The American Civil Liberties Union has brought a lawsuit against a Vermont police officer who they claim illegally detained a man, towed his car and then charged him a tow fee even after they found no crime was committed.

Vermont State Police Trooper Lewis Hatch pulled over Gregory Zullo on March 6 because he had snow partially obscuring his license plate, which is not a violation in the wintery state. During the traffic stop, Zullo consented to a pat down and even took off his boots to allow Hatch to look inside, but refused to allowed the officer to search his vehicle, the Burlington Free Press reported.

Hatch said he could smell marijuana in the car and said he could see eye drops in the center console. Hatch decided to tow the car away so that he could search it. Zullo asked for a ride home, but was told that it was not Hatch's problem. He was not allowed to retrieve his cell phone or wallet. Zullo was then forced to walk eight miles to his home in freezing temperatures, according to the Times-Argus.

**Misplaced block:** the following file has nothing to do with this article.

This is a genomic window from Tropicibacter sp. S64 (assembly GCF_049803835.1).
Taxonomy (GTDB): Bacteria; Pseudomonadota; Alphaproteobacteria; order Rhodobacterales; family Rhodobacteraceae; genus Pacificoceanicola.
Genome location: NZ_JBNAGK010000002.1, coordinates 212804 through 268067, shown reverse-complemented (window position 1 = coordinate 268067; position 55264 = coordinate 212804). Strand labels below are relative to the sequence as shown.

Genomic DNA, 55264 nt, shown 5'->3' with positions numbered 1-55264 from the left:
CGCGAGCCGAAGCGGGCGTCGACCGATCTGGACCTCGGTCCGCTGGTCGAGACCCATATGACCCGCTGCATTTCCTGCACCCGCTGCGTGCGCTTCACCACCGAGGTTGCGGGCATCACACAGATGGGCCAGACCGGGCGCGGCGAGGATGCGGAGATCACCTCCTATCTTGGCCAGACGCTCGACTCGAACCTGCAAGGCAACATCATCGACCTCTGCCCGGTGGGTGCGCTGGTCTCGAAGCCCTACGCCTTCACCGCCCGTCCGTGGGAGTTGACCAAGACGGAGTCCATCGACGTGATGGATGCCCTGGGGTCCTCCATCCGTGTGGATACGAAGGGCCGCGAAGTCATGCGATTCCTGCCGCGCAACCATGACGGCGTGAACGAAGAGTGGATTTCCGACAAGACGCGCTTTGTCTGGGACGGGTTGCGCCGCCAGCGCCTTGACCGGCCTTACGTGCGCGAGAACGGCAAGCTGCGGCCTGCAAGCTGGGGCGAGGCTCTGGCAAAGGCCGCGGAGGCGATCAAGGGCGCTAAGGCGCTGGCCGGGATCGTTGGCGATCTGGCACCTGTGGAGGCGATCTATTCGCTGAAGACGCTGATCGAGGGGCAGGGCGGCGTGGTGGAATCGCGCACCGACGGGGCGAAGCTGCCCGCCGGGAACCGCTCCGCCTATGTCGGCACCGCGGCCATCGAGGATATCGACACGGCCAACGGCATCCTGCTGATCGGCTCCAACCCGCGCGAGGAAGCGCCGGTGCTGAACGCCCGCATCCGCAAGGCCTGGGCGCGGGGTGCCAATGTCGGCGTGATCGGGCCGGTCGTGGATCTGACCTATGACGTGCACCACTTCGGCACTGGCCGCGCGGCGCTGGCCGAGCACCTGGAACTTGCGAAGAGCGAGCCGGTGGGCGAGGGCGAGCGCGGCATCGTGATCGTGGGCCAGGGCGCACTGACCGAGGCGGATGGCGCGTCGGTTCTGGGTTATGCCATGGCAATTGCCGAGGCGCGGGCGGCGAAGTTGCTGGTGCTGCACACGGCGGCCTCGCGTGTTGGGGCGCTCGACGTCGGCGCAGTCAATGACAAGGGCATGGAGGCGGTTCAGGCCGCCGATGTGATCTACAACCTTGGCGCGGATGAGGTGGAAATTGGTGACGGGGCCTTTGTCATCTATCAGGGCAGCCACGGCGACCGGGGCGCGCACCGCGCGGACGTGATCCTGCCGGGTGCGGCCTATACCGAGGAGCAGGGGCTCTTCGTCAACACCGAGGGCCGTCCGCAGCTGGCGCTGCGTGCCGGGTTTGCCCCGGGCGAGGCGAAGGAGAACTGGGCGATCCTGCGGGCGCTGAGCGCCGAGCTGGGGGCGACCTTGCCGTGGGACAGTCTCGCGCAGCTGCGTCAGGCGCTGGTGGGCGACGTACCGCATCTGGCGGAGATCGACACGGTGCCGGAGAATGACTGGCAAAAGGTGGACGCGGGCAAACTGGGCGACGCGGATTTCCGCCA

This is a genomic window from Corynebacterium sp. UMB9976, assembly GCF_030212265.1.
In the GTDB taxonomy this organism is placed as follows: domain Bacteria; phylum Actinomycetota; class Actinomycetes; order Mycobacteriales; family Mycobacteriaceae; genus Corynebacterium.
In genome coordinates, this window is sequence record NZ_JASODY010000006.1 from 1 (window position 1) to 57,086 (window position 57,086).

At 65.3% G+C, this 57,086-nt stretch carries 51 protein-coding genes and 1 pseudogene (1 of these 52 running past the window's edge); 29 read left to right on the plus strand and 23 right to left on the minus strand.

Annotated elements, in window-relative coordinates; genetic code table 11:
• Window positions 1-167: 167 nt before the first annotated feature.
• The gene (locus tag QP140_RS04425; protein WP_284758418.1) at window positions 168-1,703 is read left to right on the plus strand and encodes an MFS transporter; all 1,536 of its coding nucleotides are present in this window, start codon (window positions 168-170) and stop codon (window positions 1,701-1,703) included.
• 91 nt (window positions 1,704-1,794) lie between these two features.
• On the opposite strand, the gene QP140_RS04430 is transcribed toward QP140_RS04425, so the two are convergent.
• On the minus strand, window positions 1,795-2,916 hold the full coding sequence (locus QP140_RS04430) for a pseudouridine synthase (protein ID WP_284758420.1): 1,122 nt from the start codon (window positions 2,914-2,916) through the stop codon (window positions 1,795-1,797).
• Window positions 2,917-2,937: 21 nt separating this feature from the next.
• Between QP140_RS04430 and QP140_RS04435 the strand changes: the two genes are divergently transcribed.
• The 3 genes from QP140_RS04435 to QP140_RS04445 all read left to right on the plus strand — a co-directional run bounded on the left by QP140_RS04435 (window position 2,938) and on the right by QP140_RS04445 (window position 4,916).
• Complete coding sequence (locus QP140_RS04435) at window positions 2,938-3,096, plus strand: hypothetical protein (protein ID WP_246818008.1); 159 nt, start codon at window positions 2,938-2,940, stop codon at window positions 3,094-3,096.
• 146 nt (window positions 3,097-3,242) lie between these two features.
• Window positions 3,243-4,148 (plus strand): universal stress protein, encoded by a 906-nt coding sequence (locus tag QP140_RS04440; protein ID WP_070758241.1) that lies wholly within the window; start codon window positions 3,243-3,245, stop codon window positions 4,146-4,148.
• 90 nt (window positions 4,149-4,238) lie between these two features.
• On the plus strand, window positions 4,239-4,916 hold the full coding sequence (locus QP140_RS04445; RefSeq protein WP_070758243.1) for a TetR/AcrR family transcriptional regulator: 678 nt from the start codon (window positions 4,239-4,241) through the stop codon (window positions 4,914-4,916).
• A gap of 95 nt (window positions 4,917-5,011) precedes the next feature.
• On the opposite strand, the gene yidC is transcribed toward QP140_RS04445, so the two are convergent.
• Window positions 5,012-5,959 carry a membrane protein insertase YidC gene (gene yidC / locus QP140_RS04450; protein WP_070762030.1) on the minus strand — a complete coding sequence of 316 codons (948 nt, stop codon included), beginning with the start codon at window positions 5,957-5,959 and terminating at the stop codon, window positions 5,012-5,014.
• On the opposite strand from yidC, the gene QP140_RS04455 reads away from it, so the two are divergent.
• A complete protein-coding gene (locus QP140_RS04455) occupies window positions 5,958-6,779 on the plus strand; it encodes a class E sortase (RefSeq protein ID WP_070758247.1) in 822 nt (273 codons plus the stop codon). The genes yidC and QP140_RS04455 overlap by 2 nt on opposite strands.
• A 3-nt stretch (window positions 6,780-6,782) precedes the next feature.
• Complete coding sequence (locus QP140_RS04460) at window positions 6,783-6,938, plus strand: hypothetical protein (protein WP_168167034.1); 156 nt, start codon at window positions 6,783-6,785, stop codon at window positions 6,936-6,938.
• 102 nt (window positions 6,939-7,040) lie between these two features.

Hatch stated on his search warrant application that the search was needed because Zullo had prior drug charges, though Zullo had never been charged with any drug crimes.

Police found a grinder and pipe with residue. A 2013 Vermont law decriminalized possession of marijuana under one ounce. While he was never charged with a crime, he was billed $150 for tow fees. When Zullo questioned the charge, Hatch blamed the charge on Zullo for exercising his rights.

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